Michael Zalutsky

Overview:

The overall objective of our laboratory is the development of novel radioactive compounds for improving the diagnosis and treatment of cancer. This work primarily involves radiohalo-genation of biomolecules via site-specific approaches, generally via demetallation reactions. Radionuclides utilized for imaging include I-123, I-124 and F-18, the later two being of particular interest because they can be used for the quantification of biochemical and physiological processes in the living human through positron emission tomography. For therapy, astatine-211 decays by the emission of alpha-particles, a type of radiation considerably more cytotoxic that the beta-particles used in conventional endoradiotherapy. The range of At-211 alpha particles is only a few cell diameters, offering the possibility of extremely focal irradiation of malignant cells while leaving neighboring cells intact. Highlights of recent work include: a)
development of reagents for protein and peptide radioiodination that decrease deiodination in vivo by up to 100-fold, b) demonstration that At-211 labeled monoclonal antibodies are effective in the treatment of a rat model of neoplastic meningitis, c) synthesis of a thymidine analogue labeled with At-211 and the demonstration that this molecule is taken up in cellular DNA with highly cytotoxicity even at levels of only one atom bound per cell and d) development of
radiohalobenzylguanidines which are specifically cytotoxic for human neuroblastoma cells.

Positions:

Jonathan Spicehandler, M.D. Distinguished Professor of Neuro Oncology, in the School of Medicine

Radiology
School of Medicine

Professor of Radiology

Radiology
School of Medicine

Professor of Radiation Oncology

Radiation Oncology
School of Medicine

Professor in Pathology

Pathology
School of Medicine

Member of the Duke Cancer Institute

Duke Cancer Institute
School of Medicine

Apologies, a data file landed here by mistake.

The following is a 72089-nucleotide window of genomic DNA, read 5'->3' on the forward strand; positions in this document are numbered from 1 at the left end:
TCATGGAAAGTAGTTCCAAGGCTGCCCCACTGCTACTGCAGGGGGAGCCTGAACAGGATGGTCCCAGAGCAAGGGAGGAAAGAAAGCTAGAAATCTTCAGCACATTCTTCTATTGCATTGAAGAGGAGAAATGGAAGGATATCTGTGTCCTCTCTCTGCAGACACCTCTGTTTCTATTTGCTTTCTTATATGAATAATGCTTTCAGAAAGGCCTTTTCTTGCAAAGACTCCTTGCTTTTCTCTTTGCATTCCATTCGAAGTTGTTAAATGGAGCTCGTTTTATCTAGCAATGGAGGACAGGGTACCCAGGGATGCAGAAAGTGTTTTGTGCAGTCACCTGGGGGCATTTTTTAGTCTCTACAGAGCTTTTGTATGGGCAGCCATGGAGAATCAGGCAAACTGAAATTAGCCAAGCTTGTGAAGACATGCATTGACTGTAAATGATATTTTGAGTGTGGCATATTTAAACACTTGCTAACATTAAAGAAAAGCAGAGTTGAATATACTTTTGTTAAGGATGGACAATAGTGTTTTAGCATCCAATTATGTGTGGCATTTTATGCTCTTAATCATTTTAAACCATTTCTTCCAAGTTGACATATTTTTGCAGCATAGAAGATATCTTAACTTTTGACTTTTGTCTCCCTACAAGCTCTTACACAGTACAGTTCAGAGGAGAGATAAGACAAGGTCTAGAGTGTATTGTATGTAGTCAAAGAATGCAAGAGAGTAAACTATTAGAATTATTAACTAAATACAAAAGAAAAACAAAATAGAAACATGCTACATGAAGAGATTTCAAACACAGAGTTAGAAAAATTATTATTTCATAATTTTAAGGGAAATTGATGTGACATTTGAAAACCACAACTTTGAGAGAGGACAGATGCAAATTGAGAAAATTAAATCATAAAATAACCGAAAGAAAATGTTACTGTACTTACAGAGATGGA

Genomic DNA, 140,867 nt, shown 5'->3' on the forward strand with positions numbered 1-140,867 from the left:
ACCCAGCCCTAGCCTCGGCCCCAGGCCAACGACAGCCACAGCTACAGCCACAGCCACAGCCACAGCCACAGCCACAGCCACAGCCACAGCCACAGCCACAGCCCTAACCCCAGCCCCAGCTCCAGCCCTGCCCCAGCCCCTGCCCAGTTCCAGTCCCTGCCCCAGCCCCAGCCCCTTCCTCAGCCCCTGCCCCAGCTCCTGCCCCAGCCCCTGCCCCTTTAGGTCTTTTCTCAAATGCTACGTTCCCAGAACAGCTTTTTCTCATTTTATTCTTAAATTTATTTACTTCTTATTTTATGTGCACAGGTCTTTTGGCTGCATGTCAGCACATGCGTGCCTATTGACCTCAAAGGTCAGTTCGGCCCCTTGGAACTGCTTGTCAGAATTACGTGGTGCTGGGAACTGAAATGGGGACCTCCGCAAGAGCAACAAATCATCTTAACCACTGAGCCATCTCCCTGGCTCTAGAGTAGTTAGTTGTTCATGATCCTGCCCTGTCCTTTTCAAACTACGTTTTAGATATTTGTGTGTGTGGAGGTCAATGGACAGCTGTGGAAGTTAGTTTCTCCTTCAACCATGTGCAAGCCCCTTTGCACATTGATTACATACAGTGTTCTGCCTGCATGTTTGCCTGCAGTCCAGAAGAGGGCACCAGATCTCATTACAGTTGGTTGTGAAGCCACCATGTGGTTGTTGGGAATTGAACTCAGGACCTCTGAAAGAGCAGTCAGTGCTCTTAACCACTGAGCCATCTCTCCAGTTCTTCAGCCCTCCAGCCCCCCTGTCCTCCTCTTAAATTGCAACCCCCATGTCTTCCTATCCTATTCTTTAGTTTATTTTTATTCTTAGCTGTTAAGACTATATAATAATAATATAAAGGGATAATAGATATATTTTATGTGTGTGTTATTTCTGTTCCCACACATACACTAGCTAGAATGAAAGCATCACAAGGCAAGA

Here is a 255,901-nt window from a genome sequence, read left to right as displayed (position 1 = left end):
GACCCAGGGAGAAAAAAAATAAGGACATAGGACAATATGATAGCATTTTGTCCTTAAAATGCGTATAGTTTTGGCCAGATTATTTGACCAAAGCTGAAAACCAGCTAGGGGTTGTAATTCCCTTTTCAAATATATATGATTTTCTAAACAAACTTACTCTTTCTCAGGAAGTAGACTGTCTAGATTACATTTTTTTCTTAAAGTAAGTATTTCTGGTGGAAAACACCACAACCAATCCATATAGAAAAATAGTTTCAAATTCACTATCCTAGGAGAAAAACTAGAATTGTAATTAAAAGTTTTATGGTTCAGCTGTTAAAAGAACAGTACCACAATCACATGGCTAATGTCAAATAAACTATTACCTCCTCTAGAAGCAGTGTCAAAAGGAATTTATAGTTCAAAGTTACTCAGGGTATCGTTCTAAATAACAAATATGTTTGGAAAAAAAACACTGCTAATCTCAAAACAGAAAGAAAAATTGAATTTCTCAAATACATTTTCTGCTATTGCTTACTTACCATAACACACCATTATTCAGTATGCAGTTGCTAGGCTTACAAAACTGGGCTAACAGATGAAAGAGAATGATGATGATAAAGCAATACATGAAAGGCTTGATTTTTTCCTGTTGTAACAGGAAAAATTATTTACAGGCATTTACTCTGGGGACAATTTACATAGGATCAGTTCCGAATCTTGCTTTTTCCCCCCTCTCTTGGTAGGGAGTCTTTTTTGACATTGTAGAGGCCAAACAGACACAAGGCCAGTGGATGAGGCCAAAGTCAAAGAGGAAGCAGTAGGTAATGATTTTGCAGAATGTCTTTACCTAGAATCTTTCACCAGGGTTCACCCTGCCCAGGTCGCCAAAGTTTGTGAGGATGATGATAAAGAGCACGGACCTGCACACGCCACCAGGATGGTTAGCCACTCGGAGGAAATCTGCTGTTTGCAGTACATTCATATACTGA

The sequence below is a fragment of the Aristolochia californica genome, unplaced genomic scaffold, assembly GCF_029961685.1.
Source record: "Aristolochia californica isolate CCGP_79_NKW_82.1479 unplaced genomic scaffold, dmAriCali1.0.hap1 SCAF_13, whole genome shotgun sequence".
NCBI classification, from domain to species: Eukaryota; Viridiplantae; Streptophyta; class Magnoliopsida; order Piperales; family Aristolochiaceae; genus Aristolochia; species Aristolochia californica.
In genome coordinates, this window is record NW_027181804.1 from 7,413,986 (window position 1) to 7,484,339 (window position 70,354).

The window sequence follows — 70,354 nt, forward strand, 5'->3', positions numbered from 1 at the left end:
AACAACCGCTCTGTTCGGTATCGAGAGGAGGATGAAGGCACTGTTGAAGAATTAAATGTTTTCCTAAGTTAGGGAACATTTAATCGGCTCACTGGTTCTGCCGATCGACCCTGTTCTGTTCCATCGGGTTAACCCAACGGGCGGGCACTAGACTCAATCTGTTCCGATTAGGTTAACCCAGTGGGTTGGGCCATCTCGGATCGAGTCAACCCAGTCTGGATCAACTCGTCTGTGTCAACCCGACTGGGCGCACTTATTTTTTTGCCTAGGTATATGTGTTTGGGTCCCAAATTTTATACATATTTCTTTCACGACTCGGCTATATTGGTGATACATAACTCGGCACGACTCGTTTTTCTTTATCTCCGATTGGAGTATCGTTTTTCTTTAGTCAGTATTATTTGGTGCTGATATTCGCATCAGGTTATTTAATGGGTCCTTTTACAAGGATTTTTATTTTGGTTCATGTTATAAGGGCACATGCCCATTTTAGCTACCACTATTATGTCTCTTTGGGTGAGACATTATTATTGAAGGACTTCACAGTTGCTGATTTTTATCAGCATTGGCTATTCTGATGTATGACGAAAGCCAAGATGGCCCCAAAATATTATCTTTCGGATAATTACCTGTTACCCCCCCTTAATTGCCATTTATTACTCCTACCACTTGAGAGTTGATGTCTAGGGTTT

Education:

M.A. 1972

Washington University in St. Louis

Ph.D. 1974

Washington University in St. Louis

Grants:

Radionuclide-based Molecular Imaging of the DNA Repair Protein AGT

Administered By
Radiology
Awarded By
National Institutes of Health
Role
Co Investigator
Start Date
End Date

Cross-disciplinary Training in Medical Physics

Administered By
Duke University Medical Physics Graduate Program
Awarded By
National Institutes of Health
Role
Mentor
Start Date
End Date

Specific Applications Of Pet And Mrs In Brain Tumors

Administered By
Radiology, Nuclear Medicine
Awarded By
National Institutes of Health
Role
Co-Principal Investigator
Start Date
End Date

Scor In Coronary And Vascular Diseases

Administered By
Medicine, Cardiology
Awarded By
National Institutes of Health
Role
Co-Principal Investigator
Start Date
End Date

Image-guided Dosimetry for Injectable Brachytherapy based on Elastin-like Polypeptide Nanoparticles

Administered By
Radiation Oncology
Awarded By
National Institutes of Health
Role
Co Investigator
Start Date
End Date

Publications:

Fluorine-18 Labeling of the MDM2 Inhibitor RG7388 for PET Imaging: Chemistry and Preliminary Evaluation.

RG7388 (Idasanutlin) is a potent inhibitor of oncoprotein murine double minute 2 (MDM2). Herein we investigated the feasibility of developing 18F-labeled RG7388 as a radiotracer for imaging MDM2 expression in tumors with positron emission tomography (PET). Two fluorinated analogues of RG7388, 6 and 7, were synthesized by attaching a fluoronicotinyl moiety to RG7388 via a polyethylene glycol (PEG3) or a propyl linker. The inhibitory potency (IC50) of 6 and 7 against MDM2 was determined by a fluorescence polarization (FP)-based assay. Next, compound 6 was labeled with 18F using a trimethylammonium triflate precursor to obtain [18F]FN-PEG3-RG7388 ([18F]6), and its properties were evaluated in MDM2 expressing wild-type p53 tumor cell lines (SJSA-1 and HepG2) in vitro and in tumor xenografts in vivo. The FP assays revealed an IC50 against MDM2 of 119 nM and 160 nM for 6 and 7, respectively. 18F-labeling of 6 was achieved in 50.3 ± 7.5% radiochemical yield. [18F]6 exhibited a high uptake (∼70% of input dose) and specificity in SJSA-1 and HepG2 cell lines. Saturation binding assays revealed a binding affinity (Kd) of 128 nM for [18F]6 on SJSA-1 cells. In mice, [18F]6 showed fast clearance from blood with a maximum tumor uptake of 3.80 ± 0.85% injected dose per gram (ID/g) in HepG2 xenografts at 30 min postinjection (p.i.) and 1.32 ± 0.32% ID/g in SJSA-1 xenografts at 1 h p.i. Specificity of [18F]6 uptake in tumors was demonstrated by pretreatment of mice with SJSA-xenografts with a blocking dose of RG7388 (35 mg/kg body weight, i.p.). In vivo stability studies in mice using HPLC showed ∼60% and ∼30% intact [18F]6 remaining in plasma at 30 min and 1 h p.i., respectively, with the remaining activity attributed to polar peaks. Our results suggest that RG7388 is a promising molecular scaffold for 18F-labeled probe development for MDM2. Additional labeling strategies and functionalizing locations on RG7388 are under development to improve binding affinity and in vivo stability of the 18F-labeled compound to make it more amenable for PET imaging of MDM2 in vivo.